Chaos is, by definition, a state of confusion and a lack of order. Chaos often goes undetected as it is considered the norm in a workplace, not the exception. Few people will freely admit that they operate in a chaotic environment. Instead, they might talk about how busy they are or how they feel stressed. It may be evident in the number of staff sick days or comments about the workload piling up and deadlines being missed. If your desk is piled high with paper or you spend your time running from meeting to meeting without any apparent results, chaos is taking hold of your life.
In some instances, staff complaints will be justified, but in most cases chaos is playing a role. Chaos is expensive and has a tangible cost. These costs don’t show up with an invoice attached but they are paid for on a daily basis. The hidden costs of chaos add up to a significant number of dollars through the loss of time and information and let’s not forget missed opportunities.
Over many years, the not-for-profit community has transitioned from volunteer to staff-based operations. This transition has created fluid systems—volunteer boards come and go along with the ebb and flow of staff changeover. In working with charities, The Batsch Group has seen the effects of this fluidity.
In no way is this discussion intended to focus blame or point fingers. Rather, the desired outcome is to engage in change that will benefit a charity and its staff.
A colleague asked if I thought change in the nonprofit world was really possible. The answer lies with each individual and their organization and whether they are committed to effecting positive change.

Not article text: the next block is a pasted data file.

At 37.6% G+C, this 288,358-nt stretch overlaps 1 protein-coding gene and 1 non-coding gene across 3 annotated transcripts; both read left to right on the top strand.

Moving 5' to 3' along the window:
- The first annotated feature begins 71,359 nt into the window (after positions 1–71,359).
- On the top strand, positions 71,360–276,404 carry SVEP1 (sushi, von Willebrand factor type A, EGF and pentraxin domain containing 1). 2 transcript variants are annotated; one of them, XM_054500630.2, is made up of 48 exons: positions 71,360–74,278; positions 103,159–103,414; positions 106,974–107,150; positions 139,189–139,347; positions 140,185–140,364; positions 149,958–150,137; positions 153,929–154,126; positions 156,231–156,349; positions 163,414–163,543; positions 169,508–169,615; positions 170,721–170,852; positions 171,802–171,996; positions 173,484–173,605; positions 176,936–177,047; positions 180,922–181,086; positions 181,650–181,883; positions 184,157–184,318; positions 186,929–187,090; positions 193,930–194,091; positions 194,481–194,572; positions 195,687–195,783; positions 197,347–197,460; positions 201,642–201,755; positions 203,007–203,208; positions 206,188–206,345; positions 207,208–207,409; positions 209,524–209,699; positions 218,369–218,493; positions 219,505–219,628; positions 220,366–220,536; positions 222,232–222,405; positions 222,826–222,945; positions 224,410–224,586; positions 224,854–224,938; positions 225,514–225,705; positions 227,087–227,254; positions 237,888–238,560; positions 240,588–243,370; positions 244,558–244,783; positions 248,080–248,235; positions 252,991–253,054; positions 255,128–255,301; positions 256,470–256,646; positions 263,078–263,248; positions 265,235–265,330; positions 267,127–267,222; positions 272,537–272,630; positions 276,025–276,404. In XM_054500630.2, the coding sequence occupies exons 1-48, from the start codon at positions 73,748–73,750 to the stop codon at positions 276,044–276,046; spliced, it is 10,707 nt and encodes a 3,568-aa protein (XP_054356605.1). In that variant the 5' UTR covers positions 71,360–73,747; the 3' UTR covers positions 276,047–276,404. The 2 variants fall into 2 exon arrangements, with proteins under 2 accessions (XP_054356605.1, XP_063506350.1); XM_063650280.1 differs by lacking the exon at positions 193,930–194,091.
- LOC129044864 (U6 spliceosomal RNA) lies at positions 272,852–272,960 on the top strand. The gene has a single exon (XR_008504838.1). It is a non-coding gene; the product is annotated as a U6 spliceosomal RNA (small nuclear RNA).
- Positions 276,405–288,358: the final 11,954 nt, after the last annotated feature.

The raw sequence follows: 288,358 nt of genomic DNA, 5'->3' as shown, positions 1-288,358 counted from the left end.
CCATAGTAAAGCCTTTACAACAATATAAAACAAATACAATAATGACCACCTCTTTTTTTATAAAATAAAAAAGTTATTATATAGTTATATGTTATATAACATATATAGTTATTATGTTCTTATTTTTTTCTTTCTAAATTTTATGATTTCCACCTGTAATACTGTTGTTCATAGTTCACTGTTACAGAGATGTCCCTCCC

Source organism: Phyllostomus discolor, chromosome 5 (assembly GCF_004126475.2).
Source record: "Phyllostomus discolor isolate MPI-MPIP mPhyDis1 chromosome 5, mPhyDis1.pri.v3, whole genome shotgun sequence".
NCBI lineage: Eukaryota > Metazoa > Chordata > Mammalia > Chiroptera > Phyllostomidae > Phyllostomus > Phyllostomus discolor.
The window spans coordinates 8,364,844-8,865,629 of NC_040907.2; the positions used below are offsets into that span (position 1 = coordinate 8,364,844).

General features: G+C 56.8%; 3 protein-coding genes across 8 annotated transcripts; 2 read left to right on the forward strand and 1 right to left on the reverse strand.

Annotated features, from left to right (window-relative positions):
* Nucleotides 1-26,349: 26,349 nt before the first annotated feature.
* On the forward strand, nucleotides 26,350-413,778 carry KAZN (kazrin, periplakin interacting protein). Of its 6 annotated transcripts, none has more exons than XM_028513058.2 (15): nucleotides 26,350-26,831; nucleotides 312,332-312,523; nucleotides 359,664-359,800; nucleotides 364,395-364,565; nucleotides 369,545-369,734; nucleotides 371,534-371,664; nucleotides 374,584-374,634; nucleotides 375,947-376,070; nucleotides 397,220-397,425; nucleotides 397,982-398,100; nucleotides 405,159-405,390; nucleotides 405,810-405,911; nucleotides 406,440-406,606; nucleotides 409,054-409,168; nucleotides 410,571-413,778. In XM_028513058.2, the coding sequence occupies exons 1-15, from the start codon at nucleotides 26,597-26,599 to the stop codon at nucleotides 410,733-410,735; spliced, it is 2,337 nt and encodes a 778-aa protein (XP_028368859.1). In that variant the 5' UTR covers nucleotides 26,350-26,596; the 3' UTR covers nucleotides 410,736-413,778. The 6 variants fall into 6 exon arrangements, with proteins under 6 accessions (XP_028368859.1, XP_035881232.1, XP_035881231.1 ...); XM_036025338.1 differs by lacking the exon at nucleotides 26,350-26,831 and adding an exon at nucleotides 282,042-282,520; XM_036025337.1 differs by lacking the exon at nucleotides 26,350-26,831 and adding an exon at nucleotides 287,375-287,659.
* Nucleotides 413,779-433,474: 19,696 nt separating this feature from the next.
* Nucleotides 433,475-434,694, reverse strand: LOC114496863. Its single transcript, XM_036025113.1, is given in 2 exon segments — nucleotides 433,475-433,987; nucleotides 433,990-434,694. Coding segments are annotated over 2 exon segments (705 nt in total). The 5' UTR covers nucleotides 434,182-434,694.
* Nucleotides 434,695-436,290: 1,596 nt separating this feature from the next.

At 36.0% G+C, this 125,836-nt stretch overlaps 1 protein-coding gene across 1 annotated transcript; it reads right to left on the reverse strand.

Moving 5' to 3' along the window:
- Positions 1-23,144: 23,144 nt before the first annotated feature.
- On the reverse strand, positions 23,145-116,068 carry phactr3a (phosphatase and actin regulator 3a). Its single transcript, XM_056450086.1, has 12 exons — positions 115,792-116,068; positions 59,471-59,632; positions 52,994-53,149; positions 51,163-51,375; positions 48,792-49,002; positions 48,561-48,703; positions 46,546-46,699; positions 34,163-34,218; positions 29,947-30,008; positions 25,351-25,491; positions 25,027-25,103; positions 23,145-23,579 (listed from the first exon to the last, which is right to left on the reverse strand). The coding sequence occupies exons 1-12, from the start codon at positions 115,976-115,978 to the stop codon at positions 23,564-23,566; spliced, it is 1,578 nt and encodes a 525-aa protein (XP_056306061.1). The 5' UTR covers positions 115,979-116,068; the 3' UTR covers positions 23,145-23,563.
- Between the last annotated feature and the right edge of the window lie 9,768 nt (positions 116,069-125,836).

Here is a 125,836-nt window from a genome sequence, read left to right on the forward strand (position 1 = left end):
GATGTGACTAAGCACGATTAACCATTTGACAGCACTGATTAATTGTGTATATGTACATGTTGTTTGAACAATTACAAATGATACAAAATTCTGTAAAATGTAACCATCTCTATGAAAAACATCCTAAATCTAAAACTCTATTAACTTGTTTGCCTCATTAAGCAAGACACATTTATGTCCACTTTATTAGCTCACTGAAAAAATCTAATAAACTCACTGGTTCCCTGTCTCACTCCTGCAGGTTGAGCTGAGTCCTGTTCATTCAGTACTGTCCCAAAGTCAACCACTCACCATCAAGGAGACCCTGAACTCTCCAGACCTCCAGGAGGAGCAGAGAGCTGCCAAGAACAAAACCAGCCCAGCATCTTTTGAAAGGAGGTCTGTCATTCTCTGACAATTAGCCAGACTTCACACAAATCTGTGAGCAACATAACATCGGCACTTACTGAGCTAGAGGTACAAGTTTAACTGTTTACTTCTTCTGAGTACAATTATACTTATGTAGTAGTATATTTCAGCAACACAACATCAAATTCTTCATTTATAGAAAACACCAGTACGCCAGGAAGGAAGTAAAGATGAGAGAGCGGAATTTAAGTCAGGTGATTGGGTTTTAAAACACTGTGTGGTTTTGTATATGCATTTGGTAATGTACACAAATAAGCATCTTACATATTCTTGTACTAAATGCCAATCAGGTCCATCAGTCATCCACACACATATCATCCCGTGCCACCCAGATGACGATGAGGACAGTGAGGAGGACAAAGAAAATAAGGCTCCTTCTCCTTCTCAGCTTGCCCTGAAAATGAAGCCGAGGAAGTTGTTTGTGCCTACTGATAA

If you’re thinking “I’ve heard this before,” I would say that the key is to not give lip service to the fact that chaos exists but to identify problem areas and create a more productive environment to counter it, using solutions which are practical and easy to implement. Chaos creates speed bumps affect each and every staff member - making goal setting and attainment a long and tiring trip.
There are elements of chaos in every business. Where chaos is more prevalent than order, you recognize it and act. The key is to first find where chaos thrives; then eradicate it by introducing documented methods to support change. Over time, these changes become inherent to your regular business practices and will entrench a culture by which the charity conducts successful fund development activities.
Leadership – Order – Staffing – Training
To reach new levels of performance it is important to understand the value of the information a charity collects and manages.
Data-based information builds a foundation of knowledge that defines how a charity and its team members work together. Chaos undermines a team and creates discord. In this situation, it is easy to become lost. To help you understand where chaos begins, we use the L.O.S.T. acronym – Leadership, Order, Staffing and Training; four key areas where chaos can infiltrate a work group and introduce unproductive behaviours.
Nonprofit organizations typically have a “leader” in the form of a CEO or executive director. Leadership, in the context of what we are addressing, is based on a defined set of policies, procedures and practices used to manage an organization and its departments. Where there is no universal definition outlining expectations, no leadership exists. Without goals and objectives the charity and its fund development program are at risk.
The buck stops at the top of the organizational pyramid. When a senior executive makes it apparent that the managers reporting to them have specific job requirements defined by the charity, it makes assessing department performance and effectiveness less subjective. Department managers in turn, are able to provide their staff with job expectations and performance requirements. Maintaining consistency in how jobs are performed protect the organization from risky actions.
Excerpt—From Chaos to Control, published by Civil Sector Press.
Sharron Batsch BSc is the developer of @EASE Fund Development Software and the author of "From Chaos to Control - Build a High Performance Team Using Knowledge Management" Contact her, firstname.lastname@example.org.